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  1. Responsible Computers? A Case for Ascribing Quasi-Responsibility to Computers Independent of Personhood or Agency.Bernd Carsten Stahl - 2006 - Ethics and Information Technology 8 (4):205-213.
    There has been much debate whether computers can be responsible. This question is usually discussed in terms of personhood and personal characteristics, which a computer may or may not possess. If a computer fulfils the conditions required for agency or personhood, then it can be responsible; otherwise not. This paper suggests a different approach. An analysis of the concept of responsibility shows that it is a social construct of ascription which is only viable in certain social contexts and which serves (...)
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  • Post 2015: A New Era of Accountability?Sakiko Fukuda-Parr & Desmond McNeill - 2015 - Journal of Global Ethics 11 (1):10-17.
    The Millennium Development Goals were criticised for failing to address the issue of governance, and the associated notions of responsibility and accountability. The Sustainable Development Goals, we argue, need to recognise the structural constraints facing poor countries – the power imbalances in the global economic system that limit their ability to promote the prosperity and well-being of their people, as was clearly brought out by the Commission on Global Governance for Health, of which we were both members [Ottersen, O. P., (...)
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  • A Moral Grounding of the Duty to Further Justice in Commercial Life.Wim Dubbink - 2015 - Ethical Theory and Moral Practice 18 (1):27-45.
    This paper argues that economic agents, including corporations, have the duty to further justice, not just a duty merely to comply with laws and do their share. The duty to further justice is the requirement to assist in the establishment of just arrangements when they do not exist in society. The paper is grounded in liberal theory and draws heavily on one liberal theorist, Kant. We show that the duty to further justice must be interpreted as a duty of virtue (...)
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  • Collective Responsibility and an Agent Meaning Theory.Michael Mckenna - 2006 - Midwest Studies in Philosophy 30 (1):16–34.
    The article presents the nature of shared intentions and collective responsibility in simultaneous discussion of individualism, which views that collective agents and shared intentions are to be analyzed in relation between individual agents who are members of the collectives. It discusses as well the agent meaning theory that states that an agent moves against the interpretive background of action evaluation shared by the agent and the moral community.
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  • Grounding Positive Duties in Commercial Life.Wim Dubbink & Luc Van Liedekerke - 2014 - Journal of Business Ethics 120 (4):527-539.
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  • Forgivingness, Pessimism, and Environmental Citizenship.Kathryn J. Norlock - 2010 - Journal of Agricultural and Environmental Ethics 23 (1-2):29-42.
    Our attitudes toward human culpability for environmental problems have moral and emotional import, influencing our basic capacities for believing cooperative action and environmental repair are even possible. In this paper, I suggest that having the virtue of forgivingness as a response to environmental harm is generally good for moral character, preserving us from morally risky varieties of pessimism and despair. I define forgivingness as a forward-looking disposition based on Robin Dillon’s conception of preservative forgiveness, a preparation to be deeply and (...)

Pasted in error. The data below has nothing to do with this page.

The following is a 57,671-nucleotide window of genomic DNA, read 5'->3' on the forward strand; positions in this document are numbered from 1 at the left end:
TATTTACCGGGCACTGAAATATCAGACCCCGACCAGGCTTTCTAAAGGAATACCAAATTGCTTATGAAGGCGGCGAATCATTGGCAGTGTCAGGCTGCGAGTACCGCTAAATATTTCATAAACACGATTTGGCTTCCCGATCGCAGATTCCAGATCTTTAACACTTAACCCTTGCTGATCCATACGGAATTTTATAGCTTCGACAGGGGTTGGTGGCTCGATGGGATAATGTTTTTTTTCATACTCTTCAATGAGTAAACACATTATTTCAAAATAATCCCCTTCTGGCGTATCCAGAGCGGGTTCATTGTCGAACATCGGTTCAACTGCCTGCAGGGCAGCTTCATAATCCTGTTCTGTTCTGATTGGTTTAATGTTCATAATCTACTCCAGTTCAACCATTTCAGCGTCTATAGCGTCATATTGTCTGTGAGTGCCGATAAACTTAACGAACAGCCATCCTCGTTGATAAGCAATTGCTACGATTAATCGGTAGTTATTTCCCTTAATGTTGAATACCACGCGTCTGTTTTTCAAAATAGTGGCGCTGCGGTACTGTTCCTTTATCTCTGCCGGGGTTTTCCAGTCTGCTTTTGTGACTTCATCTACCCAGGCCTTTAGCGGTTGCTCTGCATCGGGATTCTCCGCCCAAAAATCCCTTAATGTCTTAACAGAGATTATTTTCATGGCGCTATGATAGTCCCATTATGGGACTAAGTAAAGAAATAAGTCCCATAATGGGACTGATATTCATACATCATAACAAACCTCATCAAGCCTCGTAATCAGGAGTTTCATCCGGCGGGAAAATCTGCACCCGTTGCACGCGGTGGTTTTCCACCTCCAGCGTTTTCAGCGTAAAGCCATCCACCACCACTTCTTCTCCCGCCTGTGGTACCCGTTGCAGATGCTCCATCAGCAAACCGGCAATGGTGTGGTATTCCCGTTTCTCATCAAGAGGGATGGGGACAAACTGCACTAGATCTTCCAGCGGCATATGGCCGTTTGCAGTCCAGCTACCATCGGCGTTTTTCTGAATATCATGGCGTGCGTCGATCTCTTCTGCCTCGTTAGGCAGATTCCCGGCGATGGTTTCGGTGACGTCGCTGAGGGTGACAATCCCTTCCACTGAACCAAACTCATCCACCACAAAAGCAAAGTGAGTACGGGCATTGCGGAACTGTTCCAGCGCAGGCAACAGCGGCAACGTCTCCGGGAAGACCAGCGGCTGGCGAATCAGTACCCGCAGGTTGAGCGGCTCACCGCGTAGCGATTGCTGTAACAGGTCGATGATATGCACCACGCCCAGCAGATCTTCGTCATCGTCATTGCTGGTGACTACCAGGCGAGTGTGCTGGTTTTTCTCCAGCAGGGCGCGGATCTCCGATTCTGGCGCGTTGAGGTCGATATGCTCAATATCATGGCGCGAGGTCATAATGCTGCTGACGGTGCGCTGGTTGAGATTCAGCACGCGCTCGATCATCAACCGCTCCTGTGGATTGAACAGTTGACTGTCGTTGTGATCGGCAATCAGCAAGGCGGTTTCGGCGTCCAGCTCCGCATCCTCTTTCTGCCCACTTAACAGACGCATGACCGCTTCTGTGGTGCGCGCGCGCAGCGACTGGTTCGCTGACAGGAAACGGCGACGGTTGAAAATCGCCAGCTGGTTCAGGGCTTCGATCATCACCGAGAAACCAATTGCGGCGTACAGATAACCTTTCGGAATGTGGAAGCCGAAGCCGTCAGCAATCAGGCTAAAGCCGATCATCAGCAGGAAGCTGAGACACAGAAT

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  • Moral Innocence as Illusion and Inability.Zachary J. Goldberg - 2015 - Philosophia 43 (2):355-366.
    The concept of moral innocence is frequently referenced in popular culture, ordinary language, literature, religious doctrine, and psychology. The morally innocent are often thought to be morally pure, incapable of wrongdoing, ignorant of morality, resistant to sin, or even saintly. In spite of, or perhaps because of this frequency of use the characterization of moral innocence continues to have varying connotations. As a result, the concept is often used without sufficient heed given to some of its most salient attributes, especially (...)
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  • A Political Account of Corporate Moral Responsibility.Jeffery Smith - 2011 - Ethical Theory and Moral Practice 14 (2):223 - 246.
    Should we conceive of corporations as entities to which moral responsibility can be attributed? This contribution presents what we will call a political account of corporate moral responsibility. We argue that in modern, liberal democratic societies, there is an underlying political need to attribute greater levels of moral responsibility to corporations. Corporate moral responsibility is essential to the maintenance of social coordination that both advances social welfare and protects citizens' moral entitlements. This political account posits a special capacity of self-governance (...)
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  • Taking Responsibility for Global Poverty.Virginia Held - 2018 - Journal of Social Philosophy 49 (3):393-414.
  • Frontiers of Responsibility for Global Justice.Mathilde Unger & Juliette Roussin - 2018 - Journal of Social Philosophy 49 (3):381-392.